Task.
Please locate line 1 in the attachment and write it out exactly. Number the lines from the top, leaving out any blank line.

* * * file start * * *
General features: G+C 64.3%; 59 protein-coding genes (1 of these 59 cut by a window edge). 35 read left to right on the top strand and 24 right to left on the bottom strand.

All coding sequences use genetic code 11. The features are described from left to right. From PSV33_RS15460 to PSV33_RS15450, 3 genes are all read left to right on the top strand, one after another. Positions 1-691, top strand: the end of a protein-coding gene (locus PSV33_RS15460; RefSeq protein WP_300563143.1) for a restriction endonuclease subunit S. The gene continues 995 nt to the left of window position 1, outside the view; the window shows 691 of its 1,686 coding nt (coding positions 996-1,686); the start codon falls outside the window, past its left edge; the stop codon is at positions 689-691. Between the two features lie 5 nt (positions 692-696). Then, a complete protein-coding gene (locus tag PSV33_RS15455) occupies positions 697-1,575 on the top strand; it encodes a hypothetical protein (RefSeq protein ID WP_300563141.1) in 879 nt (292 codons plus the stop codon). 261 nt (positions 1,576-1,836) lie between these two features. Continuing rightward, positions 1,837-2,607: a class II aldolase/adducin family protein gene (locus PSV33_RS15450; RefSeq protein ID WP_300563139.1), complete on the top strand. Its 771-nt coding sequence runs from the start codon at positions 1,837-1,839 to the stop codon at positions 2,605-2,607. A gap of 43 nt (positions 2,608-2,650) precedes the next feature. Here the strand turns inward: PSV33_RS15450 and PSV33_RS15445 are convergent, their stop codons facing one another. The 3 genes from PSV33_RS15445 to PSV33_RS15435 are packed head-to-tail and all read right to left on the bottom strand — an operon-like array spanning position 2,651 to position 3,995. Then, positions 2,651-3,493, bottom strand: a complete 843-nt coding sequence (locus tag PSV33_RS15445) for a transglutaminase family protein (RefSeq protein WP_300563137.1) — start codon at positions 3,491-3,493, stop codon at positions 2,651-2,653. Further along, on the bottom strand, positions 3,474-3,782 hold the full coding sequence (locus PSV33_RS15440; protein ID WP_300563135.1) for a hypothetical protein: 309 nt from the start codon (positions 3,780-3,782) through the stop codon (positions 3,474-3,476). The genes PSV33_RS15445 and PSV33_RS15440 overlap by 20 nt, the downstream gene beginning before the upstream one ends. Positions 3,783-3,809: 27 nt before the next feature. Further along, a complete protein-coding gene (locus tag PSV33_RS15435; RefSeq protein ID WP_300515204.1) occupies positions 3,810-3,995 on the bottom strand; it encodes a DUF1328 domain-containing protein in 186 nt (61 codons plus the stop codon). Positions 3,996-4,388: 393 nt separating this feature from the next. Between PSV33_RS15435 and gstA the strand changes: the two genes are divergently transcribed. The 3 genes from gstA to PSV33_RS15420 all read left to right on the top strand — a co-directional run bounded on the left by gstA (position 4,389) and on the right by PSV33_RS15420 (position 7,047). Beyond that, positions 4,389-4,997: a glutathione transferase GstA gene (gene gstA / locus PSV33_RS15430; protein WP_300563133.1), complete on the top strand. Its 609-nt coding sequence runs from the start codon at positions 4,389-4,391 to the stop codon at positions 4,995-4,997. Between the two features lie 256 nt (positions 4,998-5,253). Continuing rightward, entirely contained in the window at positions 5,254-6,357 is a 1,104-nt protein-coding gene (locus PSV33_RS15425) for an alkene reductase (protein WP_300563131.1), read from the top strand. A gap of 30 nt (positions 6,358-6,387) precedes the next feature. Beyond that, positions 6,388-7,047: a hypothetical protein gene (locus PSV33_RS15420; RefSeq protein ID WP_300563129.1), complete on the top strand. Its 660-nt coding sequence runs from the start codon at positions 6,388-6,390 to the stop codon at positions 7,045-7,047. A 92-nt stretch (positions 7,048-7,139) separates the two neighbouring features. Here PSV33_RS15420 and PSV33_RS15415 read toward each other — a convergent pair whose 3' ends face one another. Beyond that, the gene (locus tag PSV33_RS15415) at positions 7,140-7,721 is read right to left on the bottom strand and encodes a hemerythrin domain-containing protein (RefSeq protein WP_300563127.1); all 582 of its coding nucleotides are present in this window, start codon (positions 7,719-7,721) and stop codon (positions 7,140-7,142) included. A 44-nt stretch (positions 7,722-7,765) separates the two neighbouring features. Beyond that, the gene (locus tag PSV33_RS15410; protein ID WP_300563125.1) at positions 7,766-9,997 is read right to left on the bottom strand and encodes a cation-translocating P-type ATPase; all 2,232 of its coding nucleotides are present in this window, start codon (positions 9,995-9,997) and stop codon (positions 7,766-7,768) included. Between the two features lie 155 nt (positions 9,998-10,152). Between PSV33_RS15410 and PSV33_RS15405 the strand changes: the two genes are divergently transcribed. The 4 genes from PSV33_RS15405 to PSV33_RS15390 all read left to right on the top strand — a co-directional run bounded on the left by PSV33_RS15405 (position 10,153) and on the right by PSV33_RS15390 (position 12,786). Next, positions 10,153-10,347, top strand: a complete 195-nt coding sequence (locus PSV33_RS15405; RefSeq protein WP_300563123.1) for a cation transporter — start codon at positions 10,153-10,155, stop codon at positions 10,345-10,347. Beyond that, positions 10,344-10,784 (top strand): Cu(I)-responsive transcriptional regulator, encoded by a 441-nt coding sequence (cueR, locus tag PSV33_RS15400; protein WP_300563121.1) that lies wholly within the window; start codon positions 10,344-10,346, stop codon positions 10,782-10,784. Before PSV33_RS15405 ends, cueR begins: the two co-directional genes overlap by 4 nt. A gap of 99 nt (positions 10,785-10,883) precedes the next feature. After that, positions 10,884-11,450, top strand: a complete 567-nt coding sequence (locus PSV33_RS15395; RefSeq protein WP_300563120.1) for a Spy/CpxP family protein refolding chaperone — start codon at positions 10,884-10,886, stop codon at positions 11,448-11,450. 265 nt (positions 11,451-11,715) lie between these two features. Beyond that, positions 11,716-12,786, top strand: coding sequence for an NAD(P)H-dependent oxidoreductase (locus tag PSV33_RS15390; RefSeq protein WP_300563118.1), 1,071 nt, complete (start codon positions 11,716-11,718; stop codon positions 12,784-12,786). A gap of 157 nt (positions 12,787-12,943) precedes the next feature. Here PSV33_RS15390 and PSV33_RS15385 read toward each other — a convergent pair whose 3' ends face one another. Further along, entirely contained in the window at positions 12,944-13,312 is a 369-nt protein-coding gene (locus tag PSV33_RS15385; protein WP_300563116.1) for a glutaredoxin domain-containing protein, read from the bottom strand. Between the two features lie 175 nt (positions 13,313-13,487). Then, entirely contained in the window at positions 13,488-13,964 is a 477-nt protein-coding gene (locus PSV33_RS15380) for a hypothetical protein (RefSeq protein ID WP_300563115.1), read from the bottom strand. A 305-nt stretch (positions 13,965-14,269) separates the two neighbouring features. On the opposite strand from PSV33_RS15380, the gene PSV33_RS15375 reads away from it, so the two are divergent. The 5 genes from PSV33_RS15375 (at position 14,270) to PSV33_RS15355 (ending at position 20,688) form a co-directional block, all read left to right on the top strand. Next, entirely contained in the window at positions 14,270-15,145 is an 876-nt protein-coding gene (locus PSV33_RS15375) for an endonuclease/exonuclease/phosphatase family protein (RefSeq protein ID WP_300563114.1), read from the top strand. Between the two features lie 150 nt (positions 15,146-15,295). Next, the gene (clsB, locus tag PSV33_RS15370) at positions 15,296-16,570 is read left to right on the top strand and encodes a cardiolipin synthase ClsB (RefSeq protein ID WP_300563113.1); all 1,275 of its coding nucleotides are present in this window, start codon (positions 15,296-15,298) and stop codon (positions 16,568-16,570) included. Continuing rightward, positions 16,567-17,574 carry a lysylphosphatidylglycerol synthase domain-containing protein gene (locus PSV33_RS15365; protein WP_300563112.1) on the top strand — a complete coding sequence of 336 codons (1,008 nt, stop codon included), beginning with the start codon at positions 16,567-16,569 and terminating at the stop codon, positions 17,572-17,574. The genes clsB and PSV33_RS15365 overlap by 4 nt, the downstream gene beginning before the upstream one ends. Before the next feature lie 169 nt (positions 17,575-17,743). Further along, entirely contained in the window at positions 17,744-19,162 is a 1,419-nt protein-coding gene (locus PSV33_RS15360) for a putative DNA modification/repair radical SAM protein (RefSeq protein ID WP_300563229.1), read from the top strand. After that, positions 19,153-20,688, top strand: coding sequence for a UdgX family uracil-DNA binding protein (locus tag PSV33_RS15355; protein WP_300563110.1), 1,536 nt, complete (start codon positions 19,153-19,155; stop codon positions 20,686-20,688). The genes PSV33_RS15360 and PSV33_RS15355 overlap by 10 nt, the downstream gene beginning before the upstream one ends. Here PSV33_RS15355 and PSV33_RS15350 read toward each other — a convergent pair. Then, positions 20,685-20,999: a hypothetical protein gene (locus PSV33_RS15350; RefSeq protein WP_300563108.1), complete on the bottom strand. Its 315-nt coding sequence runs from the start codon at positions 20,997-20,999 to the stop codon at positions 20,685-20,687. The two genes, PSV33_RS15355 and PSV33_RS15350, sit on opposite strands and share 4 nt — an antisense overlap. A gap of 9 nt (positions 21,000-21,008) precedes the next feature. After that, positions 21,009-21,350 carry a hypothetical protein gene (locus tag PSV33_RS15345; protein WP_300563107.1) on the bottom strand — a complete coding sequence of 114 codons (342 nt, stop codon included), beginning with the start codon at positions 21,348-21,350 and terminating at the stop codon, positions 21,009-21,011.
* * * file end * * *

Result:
General features: G+C 64.3%; 59 protein-coding genes (1 of these 59 cut by a window edge). 35 read left to right on the top strand and 24 right to left on the bottom strand.